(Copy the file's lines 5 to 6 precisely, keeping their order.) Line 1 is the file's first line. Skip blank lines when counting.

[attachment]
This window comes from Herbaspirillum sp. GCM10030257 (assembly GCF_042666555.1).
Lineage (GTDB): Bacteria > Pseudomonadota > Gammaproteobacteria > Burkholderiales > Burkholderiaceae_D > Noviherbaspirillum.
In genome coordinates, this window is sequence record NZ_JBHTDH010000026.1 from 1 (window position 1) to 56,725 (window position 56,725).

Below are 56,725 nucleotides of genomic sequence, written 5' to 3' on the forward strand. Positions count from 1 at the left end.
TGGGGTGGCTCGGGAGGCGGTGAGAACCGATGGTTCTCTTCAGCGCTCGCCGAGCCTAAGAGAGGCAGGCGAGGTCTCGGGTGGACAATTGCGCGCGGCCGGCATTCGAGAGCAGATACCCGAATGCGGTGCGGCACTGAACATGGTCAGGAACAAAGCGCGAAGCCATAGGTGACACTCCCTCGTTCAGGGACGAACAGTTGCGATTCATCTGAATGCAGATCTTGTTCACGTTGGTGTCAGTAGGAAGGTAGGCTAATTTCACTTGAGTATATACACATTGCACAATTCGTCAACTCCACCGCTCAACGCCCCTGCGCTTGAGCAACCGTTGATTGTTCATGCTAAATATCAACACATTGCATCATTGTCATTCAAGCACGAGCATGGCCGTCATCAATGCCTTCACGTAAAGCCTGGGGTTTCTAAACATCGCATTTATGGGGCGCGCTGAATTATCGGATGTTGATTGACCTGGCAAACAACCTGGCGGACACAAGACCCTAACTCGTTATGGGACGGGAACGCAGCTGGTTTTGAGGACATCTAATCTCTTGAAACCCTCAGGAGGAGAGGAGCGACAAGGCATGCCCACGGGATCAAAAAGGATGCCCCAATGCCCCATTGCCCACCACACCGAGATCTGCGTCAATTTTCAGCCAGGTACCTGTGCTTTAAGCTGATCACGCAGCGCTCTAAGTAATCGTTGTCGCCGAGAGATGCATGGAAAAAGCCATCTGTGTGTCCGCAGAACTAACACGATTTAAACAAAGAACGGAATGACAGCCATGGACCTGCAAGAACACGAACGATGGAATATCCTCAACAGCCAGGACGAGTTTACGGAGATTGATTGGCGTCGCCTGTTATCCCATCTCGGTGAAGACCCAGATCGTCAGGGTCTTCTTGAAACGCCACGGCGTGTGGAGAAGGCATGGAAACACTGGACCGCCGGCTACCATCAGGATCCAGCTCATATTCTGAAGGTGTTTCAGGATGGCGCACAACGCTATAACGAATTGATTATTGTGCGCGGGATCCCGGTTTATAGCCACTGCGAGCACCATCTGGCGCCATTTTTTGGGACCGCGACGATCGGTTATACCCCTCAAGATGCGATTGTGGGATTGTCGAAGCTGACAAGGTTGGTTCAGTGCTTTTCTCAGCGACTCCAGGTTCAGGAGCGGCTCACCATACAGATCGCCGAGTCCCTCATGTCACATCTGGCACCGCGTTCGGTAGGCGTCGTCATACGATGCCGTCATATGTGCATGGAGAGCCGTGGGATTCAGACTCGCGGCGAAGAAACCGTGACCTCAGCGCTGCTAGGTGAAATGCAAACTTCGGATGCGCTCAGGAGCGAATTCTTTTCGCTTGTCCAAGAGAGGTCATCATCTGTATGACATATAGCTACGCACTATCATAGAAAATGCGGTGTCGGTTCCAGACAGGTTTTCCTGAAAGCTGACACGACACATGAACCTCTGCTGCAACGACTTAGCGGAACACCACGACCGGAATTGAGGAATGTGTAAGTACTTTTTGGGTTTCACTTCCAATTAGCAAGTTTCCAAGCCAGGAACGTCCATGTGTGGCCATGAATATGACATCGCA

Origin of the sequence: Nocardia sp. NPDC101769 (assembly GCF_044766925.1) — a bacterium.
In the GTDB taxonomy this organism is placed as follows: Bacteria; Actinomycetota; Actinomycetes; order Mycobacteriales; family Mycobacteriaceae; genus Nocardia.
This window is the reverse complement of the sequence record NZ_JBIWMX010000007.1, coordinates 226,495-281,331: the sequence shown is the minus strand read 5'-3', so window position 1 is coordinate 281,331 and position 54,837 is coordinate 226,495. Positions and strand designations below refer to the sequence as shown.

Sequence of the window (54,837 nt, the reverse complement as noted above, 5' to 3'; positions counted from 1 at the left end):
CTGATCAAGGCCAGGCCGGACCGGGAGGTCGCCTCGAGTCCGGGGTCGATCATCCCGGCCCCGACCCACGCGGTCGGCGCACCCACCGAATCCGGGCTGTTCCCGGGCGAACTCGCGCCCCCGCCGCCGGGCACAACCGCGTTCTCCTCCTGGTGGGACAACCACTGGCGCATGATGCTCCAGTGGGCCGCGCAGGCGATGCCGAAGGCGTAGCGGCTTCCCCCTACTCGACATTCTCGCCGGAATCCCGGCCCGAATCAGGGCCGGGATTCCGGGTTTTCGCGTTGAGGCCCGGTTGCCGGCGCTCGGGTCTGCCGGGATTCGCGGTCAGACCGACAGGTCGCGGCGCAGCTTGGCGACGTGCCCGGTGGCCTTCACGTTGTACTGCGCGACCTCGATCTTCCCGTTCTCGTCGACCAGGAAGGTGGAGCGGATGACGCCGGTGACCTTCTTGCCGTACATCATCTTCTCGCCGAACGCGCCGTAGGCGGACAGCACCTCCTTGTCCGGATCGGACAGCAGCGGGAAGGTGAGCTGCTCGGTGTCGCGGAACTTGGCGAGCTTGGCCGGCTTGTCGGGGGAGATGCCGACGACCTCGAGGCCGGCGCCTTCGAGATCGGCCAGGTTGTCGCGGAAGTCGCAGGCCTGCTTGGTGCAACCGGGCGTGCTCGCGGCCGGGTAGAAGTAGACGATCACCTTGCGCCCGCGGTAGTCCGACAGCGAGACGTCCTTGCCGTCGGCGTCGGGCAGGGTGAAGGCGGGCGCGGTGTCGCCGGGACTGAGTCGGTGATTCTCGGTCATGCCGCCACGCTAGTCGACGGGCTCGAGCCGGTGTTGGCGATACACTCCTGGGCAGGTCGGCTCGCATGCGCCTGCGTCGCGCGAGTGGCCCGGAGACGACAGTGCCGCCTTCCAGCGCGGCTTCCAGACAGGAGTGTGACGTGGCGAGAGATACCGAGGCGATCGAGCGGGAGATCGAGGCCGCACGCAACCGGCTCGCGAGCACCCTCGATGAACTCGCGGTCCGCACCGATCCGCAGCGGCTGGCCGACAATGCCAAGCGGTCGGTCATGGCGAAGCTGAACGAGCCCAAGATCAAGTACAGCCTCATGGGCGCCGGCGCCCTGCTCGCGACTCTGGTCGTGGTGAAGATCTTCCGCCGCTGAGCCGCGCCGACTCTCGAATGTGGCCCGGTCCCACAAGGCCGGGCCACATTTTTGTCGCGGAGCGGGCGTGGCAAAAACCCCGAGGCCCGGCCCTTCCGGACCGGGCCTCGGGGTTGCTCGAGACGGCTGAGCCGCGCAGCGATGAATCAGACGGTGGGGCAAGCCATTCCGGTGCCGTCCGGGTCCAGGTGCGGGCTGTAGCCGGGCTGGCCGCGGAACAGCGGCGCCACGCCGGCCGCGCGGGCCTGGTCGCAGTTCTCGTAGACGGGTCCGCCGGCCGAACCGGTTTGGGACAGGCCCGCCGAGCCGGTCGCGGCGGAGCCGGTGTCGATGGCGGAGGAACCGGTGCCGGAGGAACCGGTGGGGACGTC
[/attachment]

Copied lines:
TGGGGTGGCTCGGGAGGCGGTGAGAACCGATGGTTCTCTTCAGCGCTCGCCGAGCCTAAGAGAGGCAGGCGAGGTCTCGGGTGGACAATTGCGCGCGGCCGGCATTCGAGAGCAGATACCCGAATGCGGTGCGGCACTGAACATGGTCAGGAACAAAGCGCGAAGCCATAGGTGACACTCCCTCGTTCAGGGACGAACAGTTGCGATTCATCTGAATGCAGATCTTGTTCACGTTGGTGTCAGTAGGAAGGTAGGCTAATTTCACTTGAGTATATACACATTGCACAATTCGTCAACTCCACCGCTCAACGCCCCTGCGCTTGAGCAACCGTTGATTGTTCATGCTAAATATCAACACATTGCATCATTGTCATTCAAGCACGAGCATGGCCGTCATCAATGCCTTCACGTAAAGCCTGGGGTTTCTAAACATCGCATTTATGGGGCGCGCTGAATTATCGGATGTTGATTGACCTGGCAAACAACCTGGCGGACACAAGACCCTAACTCGTTATGGGACGGGAACGCAGCTGGTTTTGAGGACATCTAATCTCTTGAAACCCTCAGGAGGAGAGGAGCGACAAGGCATGCCCACGGGATCAAAAAGGATGCCCCAATGCCCCATTGCCCACCACACCGAGATCTGCGTCAATTTTCAGCCAGGTACCTGTGCTTTAAGCTGATCACGCAGCGCTCTAAGTAATCGTTGTCGCCGAGAGATGCATGGAAAAAGCCATCTGTGTGTCCGCAGAACTAACACGATTTAAACAAAGAACGGAATGACAGCCATGGACCTGCAAGAACACGAACGATGGAATATCCTCAACAGCCAGGACGAGTTTACGGAGATTGATTGGCGTCGCCTGTTATCCCATCTCGGTGAAGACCCAGATCGTCAGGGTCTTCTTGAAACGCCACGGCGTGTGGAGAAGGCATGGAAACACTGGACCGCCGGCTACCATCAGGATCCAGCTCATATTCTGAAGGTGTTTCAGGATGGCGCACAACGCTATAACGAATTGATTATTGTGCGCGGGATCCCGGTTTATAGCCACTGCGAGCACCATCTGGCGCCATTTTTTGGGACCGCGACGATCGGTTATACCCCTCAAGATGCGATTGTGGGATTGTCGAAGCTGACAAGGTTGGTTCAGTGCTTTTCTCAGCGACTCCAGGTTCAGGAGCGGCTCACCATACAGATCGCCGAGTCCCTCATGTCACATCTGGCACCGCGTTCGGTAGGCGTCGTCATACGATGCCGTCATATGTGCATGGAGAGCCGTGGGATTCAGACTCGCGGCGAAGAAACCGTGACCTCAGCGCTGCTAGGTGAAATGCAAACTTCGGATGCGCTCAGGAGCGAATTCTTTTCGCTTGTCCAAGAGAGGTCATCATCTGTATGACATATAGCTACGCACTATCATAGAAAATGCGGTGTCGGTTCCAGACAGGTTTTCCTGAAAGCTGACACGACACATGAACCTCTGCTGCAACGACTTAGCGGAACACCACGACCGGAATTGAGGAATGTGTAAGTACTTTTTGGGTTTCACTTCCAATTAGCAAGTTTCCAAGCCAGGAACGTCCATGTGTGGCCATGAATATGACATCGCA

Origin of the sequence: Nocardia sp. NPDC101769 (assembly GCF_044766925.1) — a bacterium.